The Christmas season is a time for family traditions. For Kaye Bowles-Durnell and Gerry Durnell, their family tradition started the first year they were married, 10 years ago. Because Kaye's father always made Christmas a magical time, Kaye wanted to continue the tradition in her own way. "It started out with a dinner party," says Kaye, which they continued as an annual event. For this special evening she wanted to create a mood . . . warm, welcoming, and festive. "I wanted our guests to have the sense that as soon as they saw the house they knew something special was happening there."
So Kaye starts the decorating outside to give the house that special Christmas glow, tantalizing people to want to see what is inside. She ties red velvet bows around the three eight-foot ivy-covered bear topiaries in the front yard and the smaller elephant and rabbit topiaries lining the driveway. More topiary bears and an elephant in the back yard also get red velvet ribbons. Christmas lights in the trees and over the doors and windows add the final touch to the look.
Inside Kaye decorates elaborately, appealing to all senses. She uses lots of fresh greenery that fills the air with the wonderful smell of Christmas. Lit Amaretto nogg-scented candles (by Aromatique found at Miller's Fancy Bath) cast a soft glow. Christmas lights are tucked away in the swags draping the mirrors and garlands which decorate the staircase. Fresh flowers are everywhere.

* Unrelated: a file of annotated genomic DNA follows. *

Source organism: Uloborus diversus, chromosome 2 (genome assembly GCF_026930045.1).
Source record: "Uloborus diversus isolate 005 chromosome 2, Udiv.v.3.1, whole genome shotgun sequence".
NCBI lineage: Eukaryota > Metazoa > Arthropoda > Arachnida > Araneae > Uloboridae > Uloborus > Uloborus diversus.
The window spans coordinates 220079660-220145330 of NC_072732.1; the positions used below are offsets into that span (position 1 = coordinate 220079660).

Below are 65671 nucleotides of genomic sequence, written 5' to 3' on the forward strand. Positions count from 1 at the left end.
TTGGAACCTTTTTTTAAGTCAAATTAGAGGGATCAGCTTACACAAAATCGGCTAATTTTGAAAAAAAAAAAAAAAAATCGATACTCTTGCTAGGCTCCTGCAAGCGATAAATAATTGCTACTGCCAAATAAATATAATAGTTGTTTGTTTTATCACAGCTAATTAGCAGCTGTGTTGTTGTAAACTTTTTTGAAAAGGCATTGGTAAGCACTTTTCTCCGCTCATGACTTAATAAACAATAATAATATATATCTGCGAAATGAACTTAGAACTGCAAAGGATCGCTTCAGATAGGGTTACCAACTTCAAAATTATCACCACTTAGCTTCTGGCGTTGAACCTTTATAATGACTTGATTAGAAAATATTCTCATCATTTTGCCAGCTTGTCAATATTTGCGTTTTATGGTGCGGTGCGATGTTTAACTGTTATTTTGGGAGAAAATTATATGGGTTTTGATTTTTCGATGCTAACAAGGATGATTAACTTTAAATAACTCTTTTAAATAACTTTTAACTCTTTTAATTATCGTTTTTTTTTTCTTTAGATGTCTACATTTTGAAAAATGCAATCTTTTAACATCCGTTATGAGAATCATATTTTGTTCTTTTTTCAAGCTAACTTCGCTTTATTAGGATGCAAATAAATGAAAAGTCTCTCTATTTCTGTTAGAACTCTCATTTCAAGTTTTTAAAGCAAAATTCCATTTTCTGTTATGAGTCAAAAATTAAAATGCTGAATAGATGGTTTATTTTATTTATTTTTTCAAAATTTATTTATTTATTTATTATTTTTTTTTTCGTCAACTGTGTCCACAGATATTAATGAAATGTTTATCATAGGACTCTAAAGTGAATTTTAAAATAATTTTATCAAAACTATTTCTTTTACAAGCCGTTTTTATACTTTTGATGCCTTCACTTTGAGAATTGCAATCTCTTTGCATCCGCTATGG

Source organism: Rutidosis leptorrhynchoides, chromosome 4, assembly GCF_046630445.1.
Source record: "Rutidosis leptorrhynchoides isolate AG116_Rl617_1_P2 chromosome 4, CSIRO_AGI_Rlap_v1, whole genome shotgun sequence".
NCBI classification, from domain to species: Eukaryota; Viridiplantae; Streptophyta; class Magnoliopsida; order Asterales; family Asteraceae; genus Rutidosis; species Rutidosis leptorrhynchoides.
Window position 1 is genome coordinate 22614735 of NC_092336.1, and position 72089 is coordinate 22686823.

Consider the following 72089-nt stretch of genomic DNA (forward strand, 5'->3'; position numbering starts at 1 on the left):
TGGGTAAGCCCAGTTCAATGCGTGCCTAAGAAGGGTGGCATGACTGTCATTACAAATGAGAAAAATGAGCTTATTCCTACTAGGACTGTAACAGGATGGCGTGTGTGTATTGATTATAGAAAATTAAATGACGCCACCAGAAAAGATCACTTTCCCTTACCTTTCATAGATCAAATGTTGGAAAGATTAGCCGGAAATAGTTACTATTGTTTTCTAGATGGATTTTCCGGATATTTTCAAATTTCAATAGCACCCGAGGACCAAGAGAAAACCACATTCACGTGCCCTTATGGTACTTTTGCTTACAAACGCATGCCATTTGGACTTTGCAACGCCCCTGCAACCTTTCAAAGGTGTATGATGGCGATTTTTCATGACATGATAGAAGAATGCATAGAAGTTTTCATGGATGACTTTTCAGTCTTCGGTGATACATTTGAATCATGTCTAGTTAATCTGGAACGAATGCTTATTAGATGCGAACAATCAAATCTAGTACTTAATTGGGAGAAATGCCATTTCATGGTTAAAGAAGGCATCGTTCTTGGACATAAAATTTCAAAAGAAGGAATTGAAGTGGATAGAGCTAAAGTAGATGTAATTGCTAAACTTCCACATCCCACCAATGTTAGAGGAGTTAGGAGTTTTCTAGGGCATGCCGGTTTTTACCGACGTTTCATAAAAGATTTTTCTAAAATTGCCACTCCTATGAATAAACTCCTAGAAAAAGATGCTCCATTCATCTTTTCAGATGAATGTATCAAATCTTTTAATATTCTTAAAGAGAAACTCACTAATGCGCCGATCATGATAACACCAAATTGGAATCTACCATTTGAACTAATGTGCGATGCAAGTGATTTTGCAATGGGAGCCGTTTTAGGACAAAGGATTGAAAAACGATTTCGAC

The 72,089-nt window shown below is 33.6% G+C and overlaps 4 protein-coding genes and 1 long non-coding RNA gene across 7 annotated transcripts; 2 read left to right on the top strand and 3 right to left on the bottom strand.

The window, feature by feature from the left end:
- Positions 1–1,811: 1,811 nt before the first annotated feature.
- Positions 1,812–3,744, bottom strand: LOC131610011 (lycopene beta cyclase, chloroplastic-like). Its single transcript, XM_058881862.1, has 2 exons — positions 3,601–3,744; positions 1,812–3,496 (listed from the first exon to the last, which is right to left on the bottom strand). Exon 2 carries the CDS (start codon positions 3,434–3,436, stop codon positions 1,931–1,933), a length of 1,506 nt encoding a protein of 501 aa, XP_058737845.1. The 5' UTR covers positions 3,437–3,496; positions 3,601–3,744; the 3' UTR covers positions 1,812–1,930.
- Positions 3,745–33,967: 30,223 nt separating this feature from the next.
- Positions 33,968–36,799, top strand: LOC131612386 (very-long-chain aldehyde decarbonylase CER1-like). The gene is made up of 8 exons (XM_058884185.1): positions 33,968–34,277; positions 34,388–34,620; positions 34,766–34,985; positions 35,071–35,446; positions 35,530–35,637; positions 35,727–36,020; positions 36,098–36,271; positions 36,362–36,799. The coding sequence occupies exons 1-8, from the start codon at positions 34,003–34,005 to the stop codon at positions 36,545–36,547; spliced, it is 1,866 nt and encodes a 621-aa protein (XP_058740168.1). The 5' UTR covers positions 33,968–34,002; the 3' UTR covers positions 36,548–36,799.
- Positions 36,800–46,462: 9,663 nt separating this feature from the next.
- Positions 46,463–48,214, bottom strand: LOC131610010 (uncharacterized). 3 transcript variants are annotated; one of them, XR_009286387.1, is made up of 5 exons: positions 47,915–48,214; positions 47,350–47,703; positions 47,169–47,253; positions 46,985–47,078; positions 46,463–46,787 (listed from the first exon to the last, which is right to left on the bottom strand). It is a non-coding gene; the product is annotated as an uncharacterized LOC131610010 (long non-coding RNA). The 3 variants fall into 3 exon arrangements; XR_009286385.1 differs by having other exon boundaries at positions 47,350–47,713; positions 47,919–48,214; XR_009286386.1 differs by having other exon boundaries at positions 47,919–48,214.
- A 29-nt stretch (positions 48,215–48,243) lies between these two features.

To fill the house with music the night of the party, Kaye hires harpist Luneita Cotton. Sug Schusterman, a regular guest at the Durnell's Christmas party says, "It is just a picture-perfect house at Christmas. Any time you are invited to Kaye's house it's a visual treat." Jokingly, Sug says, "Kaye is a much nicer version of Martha Stewart." Kaye often merits the Martha Stewart comparison. Her nieces have nicknamed Kaye's basement "Martha's world" because all the Christmas goodies are stored there: ornaments, vases, candles, ribbons, and lights.
Kaye's secret to hosting a magical Christmas dinner party is "just organization and planning," she says nonchalantly. So the big job of decorating the house for Christmas begins the Friday after Thanksgiving and lasts two weeks. Remarkably up until last year Kaye did all the decorating herself. She has help now.
Kaye gathers cuttings to decorate with from her own trees: magnolias, hollies, pines and spruces. (When they moved into the house nearly nine years ago they planted eight magnolia trees.) The cuttings are stored in buckets of water in the garage. She buys additional greenery at Trinity High School's fundraiser. The artificial swags and garlands are brought upstairs from the basement and secured above mirrors, doorways, paintings, banisters, around sconces, on tables and anywhere else Kaye can find to place them. Once the artificial greenery is in place, Kaye fills in with her fresh cuttings. Now a color theme is chosen. Ribbons and ornaments are selected accordingly. One year in the dining room Kaye used peach, pale green, and gold. Another year traditional green and red was used. "Just keep adding on," explains Kaye.